At a recent networking event, it had been a long day, and I was ready to go home. But I had paid to attend the event, which offered a chance to mix it up with VCs and small business funders. After slapping on my badge (why don't those things ever stick?), I headed straight for the wine bar, where I saw three bottles: a generic, mundane merlot, a generic white wine and something called Smoking Loon Merlot. WOW! I could almost smell the evening campfire, and hear the woods at sunset. My choice was easy.
Yet as marketers and sellers of professional services, we frequently pass up the chance to make the choice easy for our customers. Instead of enticing them with names of rich emotional significance, fragrant with the emotional impact of the benefits embodied by their services, we default to uninspired names like "Gold" or "Server Integration Service." No wonder our sales teams must work so hard to sell service contracts and service uplifts. Are pedestrian names causing us to miss sales and profit?
And we may not be missing just a tactical advantage; services can have a strategic impact on our core business. In the technology space, for example, support revenue represents the lion's share of the service revenue pie. At margins of 30 percent to 50 percent (or as high as 60 percent for some high-tier support offerings), support revenue contributes a disproportionately high percentage of the overall corporate profit.
Smoking Loon or Gold Medal Merlot?
Just because I'd go for Smoking Loon over mundane Merlot any day, I was delighted to come across some research that seems to support my preference. According to an IT Services Marketing Association (ITSMA) group study of its members, in some geographies, the "take" rates for high-level offerings using the precious metals naming convention (Platinum, Gold, Silver, Bronze) are falling. Of particular interest is the observation that European buyers seem to be willing to settle for the "gold" offering: Sales levels of the highest and most profitable services and support offerings have trailed the U.S. results.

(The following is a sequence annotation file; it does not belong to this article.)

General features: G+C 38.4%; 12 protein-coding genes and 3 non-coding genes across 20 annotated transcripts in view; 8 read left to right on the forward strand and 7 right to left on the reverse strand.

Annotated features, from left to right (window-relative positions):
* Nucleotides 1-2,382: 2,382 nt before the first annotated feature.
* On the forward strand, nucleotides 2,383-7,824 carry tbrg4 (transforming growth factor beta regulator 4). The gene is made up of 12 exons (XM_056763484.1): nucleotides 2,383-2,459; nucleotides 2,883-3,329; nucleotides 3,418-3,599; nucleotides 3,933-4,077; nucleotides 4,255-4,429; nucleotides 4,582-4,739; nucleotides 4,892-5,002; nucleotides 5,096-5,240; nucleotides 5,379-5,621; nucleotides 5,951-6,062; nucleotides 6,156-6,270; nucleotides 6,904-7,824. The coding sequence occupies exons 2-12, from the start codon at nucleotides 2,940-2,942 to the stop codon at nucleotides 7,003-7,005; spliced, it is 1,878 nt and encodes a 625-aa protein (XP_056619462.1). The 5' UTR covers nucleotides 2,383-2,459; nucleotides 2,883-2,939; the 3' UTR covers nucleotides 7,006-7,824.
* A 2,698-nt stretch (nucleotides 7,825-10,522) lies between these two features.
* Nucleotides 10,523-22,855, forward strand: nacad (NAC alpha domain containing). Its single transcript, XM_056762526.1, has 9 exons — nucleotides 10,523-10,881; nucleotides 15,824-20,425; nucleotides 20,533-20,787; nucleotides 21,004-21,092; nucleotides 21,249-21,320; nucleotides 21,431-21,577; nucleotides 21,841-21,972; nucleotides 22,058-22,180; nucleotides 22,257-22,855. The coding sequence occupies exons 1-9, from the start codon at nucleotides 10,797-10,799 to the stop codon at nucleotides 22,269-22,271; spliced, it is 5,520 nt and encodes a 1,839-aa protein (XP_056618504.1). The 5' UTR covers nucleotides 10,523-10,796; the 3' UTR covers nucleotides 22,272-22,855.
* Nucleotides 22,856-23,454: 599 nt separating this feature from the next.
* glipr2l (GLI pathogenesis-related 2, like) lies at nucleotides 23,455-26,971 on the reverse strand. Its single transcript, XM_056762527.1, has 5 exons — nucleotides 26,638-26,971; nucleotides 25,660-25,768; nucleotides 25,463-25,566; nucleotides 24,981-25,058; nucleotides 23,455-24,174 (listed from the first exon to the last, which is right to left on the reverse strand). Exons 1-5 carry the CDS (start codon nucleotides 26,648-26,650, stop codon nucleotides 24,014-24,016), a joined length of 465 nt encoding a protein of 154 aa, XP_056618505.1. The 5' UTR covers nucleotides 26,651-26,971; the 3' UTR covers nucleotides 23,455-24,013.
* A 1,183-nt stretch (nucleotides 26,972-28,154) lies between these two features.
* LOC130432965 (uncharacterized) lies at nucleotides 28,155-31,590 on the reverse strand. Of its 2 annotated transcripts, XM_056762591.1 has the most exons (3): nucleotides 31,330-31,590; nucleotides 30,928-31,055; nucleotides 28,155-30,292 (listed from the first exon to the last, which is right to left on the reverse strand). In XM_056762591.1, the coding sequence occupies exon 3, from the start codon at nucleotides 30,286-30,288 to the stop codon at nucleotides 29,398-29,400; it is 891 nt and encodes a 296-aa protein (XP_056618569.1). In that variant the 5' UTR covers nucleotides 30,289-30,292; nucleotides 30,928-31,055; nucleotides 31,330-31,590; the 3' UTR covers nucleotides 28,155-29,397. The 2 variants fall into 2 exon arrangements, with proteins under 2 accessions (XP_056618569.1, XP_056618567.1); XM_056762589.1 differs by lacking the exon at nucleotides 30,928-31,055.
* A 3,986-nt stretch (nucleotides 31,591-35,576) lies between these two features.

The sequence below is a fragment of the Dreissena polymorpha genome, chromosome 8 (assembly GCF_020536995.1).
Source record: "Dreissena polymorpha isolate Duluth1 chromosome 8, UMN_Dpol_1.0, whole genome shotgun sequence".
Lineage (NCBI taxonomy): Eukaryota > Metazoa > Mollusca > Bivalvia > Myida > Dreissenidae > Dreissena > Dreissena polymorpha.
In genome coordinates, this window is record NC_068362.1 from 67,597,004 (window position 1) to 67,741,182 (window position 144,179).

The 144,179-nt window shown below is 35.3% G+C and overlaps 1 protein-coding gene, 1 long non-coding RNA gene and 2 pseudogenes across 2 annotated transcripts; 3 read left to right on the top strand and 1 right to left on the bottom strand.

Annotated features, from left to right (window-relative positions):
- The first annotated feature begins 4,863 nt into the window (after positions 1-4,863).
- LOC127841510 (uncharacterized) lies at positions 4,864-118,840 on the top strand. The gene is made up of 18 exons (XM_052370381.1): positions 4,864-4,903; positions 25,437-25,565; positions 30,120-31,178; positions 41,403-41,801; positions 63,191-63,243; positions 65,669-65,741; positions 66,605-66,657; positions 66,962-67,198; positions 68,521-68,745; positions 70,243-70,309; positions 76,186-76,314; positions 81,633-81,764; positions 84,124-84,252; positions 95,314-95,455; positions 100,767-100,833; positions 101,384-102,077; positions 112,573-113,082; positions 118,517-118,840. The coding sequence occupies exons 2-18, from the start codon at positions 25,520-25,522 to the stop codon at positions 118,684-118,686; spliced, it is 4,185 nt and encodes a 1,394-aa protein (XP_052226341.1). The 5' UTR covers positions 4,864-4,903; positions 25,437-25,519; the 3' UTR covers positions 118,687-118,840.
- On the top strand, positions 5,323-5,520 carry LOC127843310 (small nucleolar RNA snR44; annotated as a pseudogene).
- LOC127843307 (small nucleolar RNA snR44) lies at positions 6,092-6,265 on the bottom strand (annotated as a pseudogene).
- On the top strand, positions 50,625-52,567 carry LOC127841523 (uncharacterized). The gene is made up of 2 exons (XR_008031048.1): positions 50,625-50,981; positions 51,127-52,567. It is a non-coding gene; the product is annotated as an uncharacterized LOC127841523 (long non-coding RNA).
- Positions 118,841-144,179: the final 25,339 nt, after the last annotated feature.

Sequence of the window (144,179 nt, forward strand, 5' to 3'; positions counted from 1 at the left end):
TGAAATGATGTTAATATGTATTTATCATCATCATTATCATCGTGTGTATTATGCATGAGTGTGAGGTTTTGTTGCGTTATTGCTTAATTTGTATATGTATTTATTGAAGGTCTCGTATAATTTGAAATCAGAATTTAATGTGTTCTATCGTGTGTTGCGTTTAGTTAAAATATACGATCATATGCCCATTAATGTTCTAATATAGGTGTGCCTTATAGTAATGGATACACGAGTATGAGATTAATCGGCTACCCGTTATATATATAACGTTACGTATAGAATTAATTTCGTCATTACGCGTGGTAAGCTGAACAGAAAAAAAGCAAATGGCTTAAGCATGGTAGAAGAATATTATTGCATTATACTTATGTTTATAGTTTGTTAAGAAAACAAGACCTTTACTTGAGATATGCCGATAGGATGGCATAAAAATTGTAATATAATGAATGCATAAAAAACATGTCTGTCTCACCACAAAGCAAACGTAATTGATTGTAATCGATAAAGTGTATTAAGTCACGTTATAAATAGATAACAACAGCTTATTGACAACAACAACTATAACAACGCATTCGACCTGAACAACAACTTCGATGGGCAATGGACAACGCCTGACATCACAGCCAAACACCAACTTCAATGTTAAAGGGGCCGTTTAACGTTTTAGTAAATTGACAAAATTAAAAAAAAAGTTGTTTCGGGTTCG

Does this mean that European buyers are less discriminating? Or that they have no emotional connection to the underlying value of the highest level support offering? I vote for the latter.
Moving from tired naming conventions to refreshing ones.
While traditional service naming conventions may be useful in helping customers quickly identify the most robust among a variety of offerings, they provide no emotional connection for the customer and no hint of a value proposition. Companies that persist in using these "tired" conventions may experience reduced sales levels of their top-tier offerings. This can lead to eroding margins, lower profitability contribution to their bottom line, and they may even cause loss of market segments to competitors that wake up and try something new.
The power of an effective service name can help establish a new offering, even usher in a whole new category of services. In the early 1990s, my friend, Justin, had a new voice mail and messaging service he demonstrated for me. Called "Wildfire," customers could summon it by speaking the word while connected with a special number. Once "in session," it allowed him to place calls without looking up numbers (the system used voice recognition software), send faxes or conduct other business. Even more impressive, when people called Justin, instead of just leaving a message, they could tell the system to page him or find him at one of his other numbers.
This was the early offering of a category of productivity tools known as voice-activated virtual assistant technology, and it grew with market enthusiasm of its value to customers. Sure, it was a genuinely useful service, but I believe that it "caught fire" among early adopters at least partially due to having such a great name.
Why isn't everyone drinking from the "naming" Kool-Aid?
So if names pave the path to riches, why aren't more companies being smarter about naming their services? Recently, I called my friend, Athol Foden of the firm Brighter Naming in Mountain View, Calif. The company has a cool site full of fun stuff about product and service naming, including a Naming Critic with examples and critiques of great and not-so-great service and product names.
Foden says, "Part of the issue is that so many small service companies haven't properly registered their names ...
Making sure you aren't inadvertently stepping on someone's unregistered service trademark takes a little time and research money, resources in short supply when you are rushing service products to market. If companies spend money advertising a service name, they need to trademark it to protect their investment in building awareness and branding. So, as with most things, planning pays off.
Coming up with a great name or naming convention can lead to more money in the coffers of your company, and it makes the choices easier for your customers. Of course, the Great Name didn't keep me from spilling Smoking Loon Merlot down the front of my shirt when I took too big a gulp.
"I should have had the white wine," I said to myself, as I made a quick exit.